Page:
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France Ready To Jump On The Drone Wagon

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DroneForget about the clone wars — it seems that the drone wars are a lot more likely. I’m not necessarily even talking about drones from one country fighting drones from another. What’s even more likely, and even more imminent, are citizens getting up in arms about their country’s governments using drones to spy on them. After the Patriot Act and the slew of privacy infringements that have found new justification in post-9/11 America, I can’t say I’m all that surprised that we’re at the forefront of surveillance drone usage. But I am surprised to hear that France, a country that prizes privacy, has been advocating for military expansion, including drones and the surveillance not just of targets, but of citizens.

France was super pissed to learn that the NSA had been targeting French communications. Among the many documents Edward Snowden retrieved and exposed were some that make clear the NSA’s interception of French phone communications. The French publication Le Monde reports the numbers: from December 10, 2012 to January 8, 2013, the NSA recorded over 70 million phone calls and text messages of French folks. Maybe they were studying the accent or just wanted to know how to make really kick-ass cheese fondue? Nah. Didn’t think so. Francois Hollande, president of France, said that the news called for “extreme reprobation.”

French and NSA

This raises the question of whether France’s pro-surveillance drone stance is born out of genuine good intentions for the safety of the country, a retaliatory stance, or whether it’s an “if you can’t beat ‘em, join ‘em” concession. Even though Europeans generally are against drones, in November France became part of the “drone club” along with Greece and Italy, which means that they’re planning on developing and producing drones for military and surveillance use starting in 2020. Since that’s still a ways off, those countries are beefing up their UAV armies with American drones. Over the summer, France ordered 12 MQ-9 Reapers (and apparently, the Netherlands will buy some too) to replace a few old Israeli-made drones. Drones made outside of the EU have to be Europeanized, or Frenchified, so they adhere to EU standards. This usually involves making changes to the cameras and communications systems, and can take a number of years.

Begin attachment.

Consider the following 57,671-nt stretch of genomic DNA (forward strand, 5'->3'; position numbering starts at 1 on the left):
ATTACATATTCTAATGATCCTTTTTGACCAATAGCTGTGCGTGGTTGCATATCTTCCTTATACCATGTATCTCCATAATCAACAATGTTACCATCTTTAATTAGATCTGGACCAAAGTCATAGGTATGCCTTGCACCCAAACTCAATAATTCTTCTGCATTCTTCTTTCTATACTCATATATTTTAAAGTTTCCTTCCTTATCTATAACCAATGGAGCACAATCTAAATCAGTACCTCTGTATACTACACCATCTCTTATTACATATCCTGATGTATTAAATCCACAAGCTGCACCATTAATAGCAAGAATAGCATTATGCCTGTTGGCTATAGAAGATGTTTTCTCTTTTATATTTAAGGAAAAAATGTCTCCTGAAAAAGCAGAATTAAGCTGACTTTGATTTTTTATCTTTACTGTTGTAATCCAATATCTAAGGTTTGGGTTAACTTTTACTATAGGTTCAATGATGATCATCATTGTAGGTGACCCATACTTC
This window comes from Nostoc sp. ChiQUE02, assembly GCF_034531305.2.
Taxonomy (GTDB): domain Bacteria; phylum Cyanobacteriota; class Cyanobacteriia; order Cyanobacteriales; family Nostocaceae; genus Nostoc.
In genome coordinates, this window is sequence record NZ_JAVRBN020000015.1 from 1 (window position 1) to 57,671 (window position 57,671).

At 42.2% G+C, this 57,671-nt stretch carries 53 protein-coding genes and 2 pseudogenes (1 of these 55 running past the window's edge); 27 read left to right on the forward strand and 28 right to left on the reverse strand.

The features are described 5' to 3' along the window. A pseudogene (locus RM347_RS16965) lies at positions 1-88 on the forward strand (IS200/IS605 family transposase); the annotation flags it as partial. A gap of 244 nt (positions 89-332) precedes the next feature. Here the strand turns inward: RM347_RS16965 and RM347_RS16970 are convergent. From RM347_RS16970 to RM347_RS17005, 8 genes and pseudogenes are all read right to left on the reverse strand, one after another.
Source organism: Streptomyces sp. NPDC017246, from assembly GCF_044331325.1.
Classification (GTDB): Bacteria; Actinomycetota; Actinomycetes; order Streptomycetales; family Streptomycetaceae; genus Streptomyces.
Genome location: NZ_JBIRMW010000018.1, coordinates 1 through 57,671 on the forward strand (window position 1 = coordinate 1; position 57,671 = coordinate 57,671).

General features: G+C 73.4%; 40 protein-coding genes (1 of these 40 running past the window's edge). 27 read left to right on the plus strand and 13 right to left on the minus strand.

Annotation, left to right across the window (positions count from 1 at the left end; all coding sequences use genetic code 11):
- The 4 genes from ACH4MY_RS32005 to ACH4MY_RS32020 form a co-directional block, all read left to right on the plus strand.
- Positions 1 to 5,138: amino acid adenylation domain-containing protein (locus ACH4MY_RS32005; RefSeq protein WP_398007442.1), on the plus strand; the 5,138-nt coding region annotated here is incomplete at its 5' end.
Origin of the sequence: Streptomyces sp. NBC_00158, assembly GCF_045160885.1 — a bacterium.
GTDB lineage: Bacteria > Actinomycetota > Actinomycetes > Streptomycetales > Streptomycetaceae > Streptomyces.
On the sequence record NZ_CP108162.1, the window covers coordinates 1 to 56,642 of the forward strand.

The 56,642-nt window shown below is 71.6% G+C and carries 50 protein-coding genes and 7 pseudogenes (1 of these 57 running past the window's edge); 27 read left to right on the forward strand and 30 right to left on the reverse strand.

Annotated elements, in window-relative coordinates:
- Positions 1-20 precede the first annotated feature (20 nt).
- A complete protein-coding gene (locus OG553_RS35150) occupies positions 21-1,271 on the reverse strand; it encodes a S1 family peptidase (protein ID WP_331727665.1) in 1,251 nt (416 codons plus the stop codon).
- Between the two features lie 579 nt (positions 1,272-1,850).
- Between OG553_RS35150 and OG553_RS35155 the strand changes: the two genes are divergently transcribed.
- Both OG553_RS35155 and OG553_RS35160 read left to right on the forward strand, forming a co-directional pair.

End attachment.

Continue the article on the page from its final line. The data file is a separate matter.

Some French officials believe the drones should be used to surveil high-crime areas, which I’m sure will go over well with residents there. Others think drones are better used to keep an eye on migrations to and from Paris and other population centers. Others still want to monitor criminal dens. There were reports of the French using drones in Mali last year. But French privacy advocates such as the National Commission of Information and Liberties believe the use of surveillance drones is a violation of privacy and civil rights, and seem to be digging in their heels for a fight.

Regardless of what side individuals and countries are on concerning the drone debate, indications are strong that consensus will be a long time coming. Maybe it won’t happen until robots get the vote.

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